William Smith junior Suprita Kudesia, of New Delhi, India, led a ceremony to celebrate Diwali, the Indian festival of lights, Nov. 12. The story draws from the epic poem Ramayana, which details the return of Prince Rama, who — along with his wife, Sita, and younger brother, Lakshman — was exiled to the forest for 14 years. The celebration was featured in the Nov. 14 Finger Lakes Times article “Good vs. evil — India style: Festival celebrated at Colleges.”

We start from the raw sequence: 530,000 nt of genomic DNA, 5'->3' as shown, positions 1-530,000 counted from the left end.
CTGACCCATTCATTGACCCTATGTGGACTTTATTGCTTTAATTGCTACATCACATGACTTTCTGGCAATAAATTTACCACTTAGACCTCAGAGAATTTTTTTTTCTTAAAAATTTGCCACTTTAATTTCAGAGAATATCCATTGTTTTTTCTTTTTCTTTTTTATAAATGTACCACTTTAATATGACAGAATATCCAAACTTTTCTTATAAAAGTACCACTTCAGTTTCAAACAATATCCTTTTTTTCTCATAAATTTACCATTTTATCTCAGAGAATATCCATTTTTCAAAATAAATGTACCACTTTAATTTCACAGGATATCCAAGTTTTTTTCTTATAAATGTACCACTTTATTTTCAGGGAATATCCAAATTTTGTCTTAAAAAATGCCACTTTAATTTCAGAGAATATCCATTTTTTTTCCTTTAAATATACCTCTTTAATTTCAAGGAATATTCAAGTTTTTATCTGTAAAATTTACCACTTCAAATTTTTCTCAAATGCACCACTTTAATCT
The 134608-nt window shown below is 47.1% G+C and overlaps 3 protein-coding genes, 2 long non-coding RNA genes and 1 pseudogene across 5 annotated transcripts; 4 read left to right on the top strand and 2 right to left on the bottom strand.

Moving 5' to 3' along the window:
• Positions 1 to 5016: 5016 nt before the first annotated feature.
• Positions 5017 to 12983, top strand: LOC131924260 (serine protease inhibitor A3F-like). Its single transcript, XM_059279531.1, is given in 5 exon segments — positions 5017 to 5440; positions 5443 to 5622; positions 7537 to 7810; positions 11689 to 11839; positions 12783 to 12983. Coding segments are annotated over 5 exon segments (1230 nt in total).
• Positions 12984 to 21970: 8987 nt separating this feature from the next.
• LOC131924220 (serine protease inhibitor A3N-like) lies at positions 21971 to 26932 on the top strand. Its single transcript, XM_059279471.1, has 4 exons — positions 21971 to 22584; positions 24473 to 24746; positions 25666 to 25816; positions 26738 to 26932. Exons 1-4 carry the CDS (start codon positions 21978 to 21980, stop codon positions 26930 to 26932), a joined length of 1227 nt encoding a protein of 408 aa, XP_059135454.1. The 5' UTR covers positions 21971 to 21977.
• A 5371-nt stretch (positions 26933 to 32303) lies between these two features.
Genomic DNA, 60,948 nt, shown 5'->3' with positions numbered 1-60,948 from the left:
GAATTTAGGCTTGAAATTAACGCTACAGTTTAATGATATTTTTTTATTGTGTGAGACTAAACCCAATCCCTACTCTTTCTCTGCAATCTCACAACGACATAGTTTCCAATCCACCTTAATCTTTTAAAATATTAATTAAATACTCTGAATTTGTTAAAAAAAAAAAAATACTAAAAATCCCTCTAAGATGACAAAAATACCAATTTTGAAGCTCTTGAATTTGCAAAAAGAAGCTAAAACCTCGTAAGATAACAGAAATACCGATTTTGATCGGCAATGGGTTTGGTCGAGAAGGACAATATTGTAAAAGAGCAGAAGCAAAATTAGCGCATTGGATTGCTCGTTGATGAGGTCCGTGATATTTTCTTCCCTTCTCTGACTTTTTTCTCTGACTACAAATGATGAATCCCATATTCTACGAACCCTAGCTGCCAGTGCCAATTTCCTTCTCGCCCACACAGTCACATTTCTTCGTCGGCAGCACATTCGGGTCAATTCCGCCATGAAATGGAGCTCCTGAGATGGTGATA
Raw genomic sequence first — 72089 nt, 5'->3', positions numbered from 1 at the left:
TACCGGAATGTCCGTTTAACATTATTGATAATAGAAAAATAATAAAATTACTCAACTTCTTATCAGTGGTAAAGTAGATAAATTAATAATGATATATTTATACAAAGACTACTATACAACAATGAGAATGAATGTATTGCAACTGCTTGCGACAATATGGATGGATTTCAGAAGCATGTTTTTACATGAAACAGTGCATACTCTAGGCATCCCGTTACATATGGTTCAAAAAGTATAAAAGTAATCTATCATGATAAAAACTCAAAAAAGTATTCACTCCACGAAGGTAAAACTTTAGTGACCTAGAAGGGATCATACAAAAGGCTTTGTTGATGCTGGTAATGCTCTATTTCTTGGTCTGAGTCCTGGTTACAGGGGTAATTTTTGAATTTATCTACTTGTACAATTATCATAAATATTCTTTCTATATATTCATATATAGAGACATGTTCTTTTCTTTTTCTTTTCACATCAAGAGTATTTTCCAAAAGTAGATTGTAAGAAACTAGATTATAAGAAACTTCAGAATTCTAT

“In part, Diwali is a celebration of their return [from exile],” Kudesia said, adding that Rama's subjects decorated the streets with lights and candles to welcome back their beloved monarch.
Diwali, the most celebrated of the Hindu festivals, is also marked by a prayer to Lakshmi, the goddess of wealth. Senior Sarah Quintal, who organized the celebration as part of a class project, said that Diwali's “sort of like this spring cleaning thing,” where people scrub their homes to please Lakshmi and bring good fortune to their families.
Quintal, who was studying abroad in India at this time last year, also taught her classmates rangoli, a traditional Indian art form that can be made using chalk or flower petals.
Junior Kumara Govardhan, of India, said he misses being home for Diwali.